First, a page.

Feeds:
Posts
Comments

Posts Tagged ‘midsummer’

Midsummer happened this week, and though I haven’t celebrated with the grove yet, I did a small private celebration on my own.

Tropical Storm Cindy prevented anyone in my general vicinity from watching the sunset or sunrise on the solstice, but I marked both this year, as well as lighting candles and enjoying a tasty beverage on my porch (a mojito, made with fresh mint that I grew myself). It was very windy, and very rainy, but I at least got to breathe the midsummer air.

I also harvested basil and made fresh pesto, which I ate over pasta with a bit of cooked chicken and every fresh vegetable I could get my hands on. It was delicious, and absolutely tasted of summer. I made a batch of lemon scones too, which while not truly a summer food, tasted fresh and delightful.

I did a short, improvised Core Order ritual on the solstice itself, thanking the Sun for her light and protection (the wards on my apartment are tied to the Sun and to my hearth fire), and making offerings for her on the rest of her journey. I also asked for extra blessings on my harvest – my vegetable container garden – and poured the blessing water over my plants.

Practicing druidry in a 3rd floor apartment is still a bit of a change sometimes – it would have been nice to have people over and grill a bunch of shrimp and veggies and maybe even some fruit for dessert, but with the weather this year that couldn’t have happened anyway. If, like me, you celebrated informally, here are a few other tips that you might use to plan your celebration.

Advertisements

Read Full Post »

Nothing new on the report this week, just continuing to try to slow down and practice. I’m seriously considering adding a full core order into my weekly practice, having enjoyed the one I did last week so much.

Right now I feel like the world is pulling me deeply into my divination practice – I’ve been doing readings of all kinds (tarot, playing cards, runes) for all kinds of people. Several a week at this point. Which is good, I always enjoy the practice, and it’s good for me to stay in regular work with all the various systems I use, but it takes up a lot of time and can be a big drain on my already strained energy levels.

I have started tracking my omens that I draw anytime I do a personal ritual that includes a rune draw. I think it will be interesting to see what runes “inspired” my clergy training when I’m done. I talk a lot about Gear, Feoh, and Eolh inspiring my dedicant work, but those were drawn in a ritual at the very end. This, I’m hoping, will give me the ability to see what the distribution of runes is over the entirety of my CTP1 work.

Also, this week saw me adding a massive new pile of responsibilities at work, so it’s been harder than usual to slow down and find time to sit and practice and breathe. I know that’s part of the discipline, but I’m very glad I have such a simple ritual right now, or there’s no way it would be getting done.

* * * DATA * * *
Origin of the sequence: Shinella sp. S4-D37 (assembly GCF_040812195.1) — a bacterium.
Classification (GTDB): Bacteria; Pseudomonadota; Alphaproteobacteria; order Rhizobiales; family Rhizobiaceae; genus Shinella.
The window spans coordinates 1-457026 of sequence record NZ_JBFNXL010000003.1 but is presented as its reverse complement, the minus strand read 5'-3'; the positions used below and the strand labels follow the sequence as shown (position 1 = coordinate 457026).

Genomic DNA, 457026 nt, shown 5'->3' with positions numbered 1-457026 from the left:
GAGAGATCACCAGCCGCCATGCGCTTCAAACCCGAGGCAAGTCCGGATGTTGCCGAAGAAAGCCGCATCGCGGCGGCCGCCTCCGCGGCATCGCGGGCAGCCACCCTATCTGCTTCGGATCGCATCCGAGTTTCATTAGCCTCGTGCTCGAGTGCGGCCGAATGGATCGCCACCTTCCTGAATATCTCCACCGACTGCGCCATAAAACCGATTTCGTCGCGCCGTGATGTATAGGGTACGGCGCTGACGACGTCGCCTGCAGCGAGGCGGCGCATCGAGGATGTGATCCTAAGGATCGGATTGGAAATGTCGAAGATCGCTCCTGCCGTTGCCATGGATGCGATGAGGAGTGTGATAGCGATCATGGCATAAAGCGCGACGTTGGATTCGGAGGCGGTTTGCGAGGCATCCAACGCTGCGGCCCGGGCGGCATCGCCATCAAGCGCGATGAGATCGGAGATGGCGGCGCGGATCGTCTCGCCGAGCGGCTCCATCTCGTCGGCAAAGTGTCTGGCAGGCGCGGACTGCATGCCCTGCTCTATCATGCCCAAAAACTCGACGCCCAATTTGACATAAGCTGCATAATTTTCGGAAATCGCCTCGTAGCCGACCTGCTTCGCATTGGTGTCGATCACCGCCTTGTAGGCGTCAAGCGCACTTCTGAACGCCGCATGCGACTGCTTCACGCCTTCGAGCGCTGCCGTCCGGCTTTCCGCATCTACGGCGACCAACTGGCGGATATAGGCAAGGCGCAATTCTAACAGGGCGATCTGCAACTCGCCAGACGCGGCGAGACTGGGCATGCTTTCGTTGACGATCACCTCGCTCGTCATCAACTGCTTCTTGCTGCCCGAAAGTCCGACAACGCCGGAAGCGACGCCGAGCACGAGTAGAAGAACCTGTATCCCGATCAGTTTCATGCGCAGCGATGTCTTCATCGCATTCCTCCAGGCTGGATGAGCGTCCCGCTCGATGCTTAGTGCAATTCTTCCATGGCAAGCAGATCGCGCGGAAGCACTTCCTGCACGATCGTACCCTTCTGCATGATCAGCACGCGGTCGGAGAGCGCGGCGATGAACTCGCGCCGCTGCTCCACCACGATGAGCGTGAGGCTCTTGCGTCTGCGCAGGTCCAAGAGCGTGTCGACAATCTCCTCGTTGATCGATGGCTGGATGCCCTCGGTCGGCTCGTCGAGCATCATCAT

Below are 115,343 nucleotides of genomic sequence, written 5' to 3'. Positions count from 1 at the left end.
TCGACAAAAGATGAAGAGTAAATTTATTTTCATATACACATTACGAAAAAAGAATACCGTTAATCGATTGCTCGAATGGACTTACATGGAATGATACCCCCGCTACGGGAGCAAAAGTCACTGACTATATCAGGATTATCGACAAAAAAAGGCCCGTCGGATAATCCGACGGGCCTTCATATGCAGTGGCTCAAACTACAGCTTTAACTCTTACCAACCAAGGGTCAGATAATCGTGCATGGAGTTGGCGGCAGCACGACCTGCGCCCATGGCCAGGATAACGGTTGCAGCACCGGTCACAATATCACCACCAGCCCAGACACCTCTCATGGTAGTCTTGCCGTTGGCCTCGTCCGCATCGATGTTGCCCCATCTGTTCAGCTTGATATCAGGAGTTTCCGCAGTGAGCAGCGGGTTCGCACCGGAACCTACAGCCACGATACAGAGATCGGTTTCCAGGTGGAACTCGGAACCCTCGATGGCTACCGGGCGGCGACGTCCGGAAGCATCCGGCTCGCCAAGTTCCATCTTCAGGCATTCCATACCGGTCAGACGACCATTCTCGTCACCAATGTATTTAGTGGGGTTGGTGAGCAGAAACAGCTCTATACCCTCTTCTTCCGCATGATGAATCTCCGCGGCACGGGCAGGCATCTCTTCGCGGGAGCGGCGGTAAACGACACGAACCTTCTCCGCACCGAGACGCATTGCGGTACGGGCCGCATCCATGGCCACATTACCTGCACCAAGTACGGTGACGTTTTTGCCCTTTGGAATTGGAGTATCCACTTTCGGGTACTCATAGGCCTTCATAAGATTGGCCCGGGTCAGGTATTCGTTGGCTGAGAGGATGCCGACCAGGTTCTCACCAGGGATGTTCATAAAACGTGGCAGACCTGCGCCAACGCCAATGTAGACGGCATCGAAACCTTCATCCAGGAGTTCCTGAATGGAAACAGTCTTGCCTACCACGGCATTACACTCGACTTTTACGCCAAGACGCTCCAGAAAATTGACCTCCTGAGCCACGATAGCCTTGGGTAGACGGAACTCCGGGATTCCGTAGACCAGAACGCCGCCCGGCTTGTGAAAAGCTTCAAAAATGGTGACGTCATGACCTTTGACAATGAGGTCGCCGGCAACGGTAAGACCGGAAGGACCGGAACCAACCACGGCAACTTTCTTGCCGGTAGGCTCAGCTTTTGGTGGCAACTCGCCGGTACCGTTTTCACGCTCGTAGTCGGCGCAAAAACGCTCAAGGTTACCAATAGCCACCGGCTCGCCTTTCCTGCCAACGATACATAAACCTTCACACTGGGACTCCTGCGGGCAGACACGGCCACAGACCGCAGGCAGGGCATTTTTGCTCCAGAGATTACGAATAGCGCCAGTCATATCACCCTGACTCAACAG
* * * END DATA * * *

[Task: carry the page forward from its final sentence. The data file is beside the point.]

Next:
Next week is Midsummer, which I will be celebrating with my grove. The requirements for this course include the celebration of a high day privately, according to your hearth culture. The Anglo-Saxons likely celebrated Midsummer, calling it Litha, but there is much more known about the high day that will show up at the end of my journaling for this course (Lammas). I think I will be writing about both, since one will be more of a mundanely/modern inspired practice, and the other will include at least Anglo-Saxon and English folklore. We don’t actually know a whole lot about how the heathen Anglo-Saxons did much of anything, because what little DID get written down was only done after conversion, and much of that was destroyed in the intervening centuries. That said, the English folk traditions for these high day festivals are wonderful, and I am totally not above co-opting them. I think it might be very interesting to look at how the (Christian) English celebrated Midsummer, and then maybe pull a few practices into my own celebration next week.

The solstice this year falls on the 20th astronomically, but the celebration is typically held on the 21st.

Read Full Post »

A TREE SONG
by Rudyard Kipling

Of all the trees that grow so fair,
Old England to adorn,
Greater is none beneath the sun,
Than Oak, and Ash, and Thorn.
Sing Oak, and Ash, and Thorn, good sirs,
(All of a Midsummer morn!)
Surely we sing of no little thing,
In Oak, and Ash, and Thorn!

Oak of the Clay lived many a day,
Or ever Aeneas began.
Ash of the Loam was a Lady at home,
When Brut was an outlaw man.
Thorn of the Down saw New Troy Town
(From which was London born);
Witness hereby the ancientry
Of Oak, and Ash, and Thorn!

Yew that is old in churchyard-mould,
He breedeth a mighty bow.
Alder for shoes do wise men choose,
And beech for cups also.
But when ye have killed, and your bowl is spilled,
And your shoes are clean outworn,
Back ye must speed for all that ye need,
To Oak, and Ash, and Thorn!

Ellum she hateth mankind, and waiteth
Till every gust be laid,
To drop a limb on the head of him
That any way trusts her shade.
But whether a lad be sober or sad,
Or mellow with wine from the horn,
He will take no wrong when he lieth along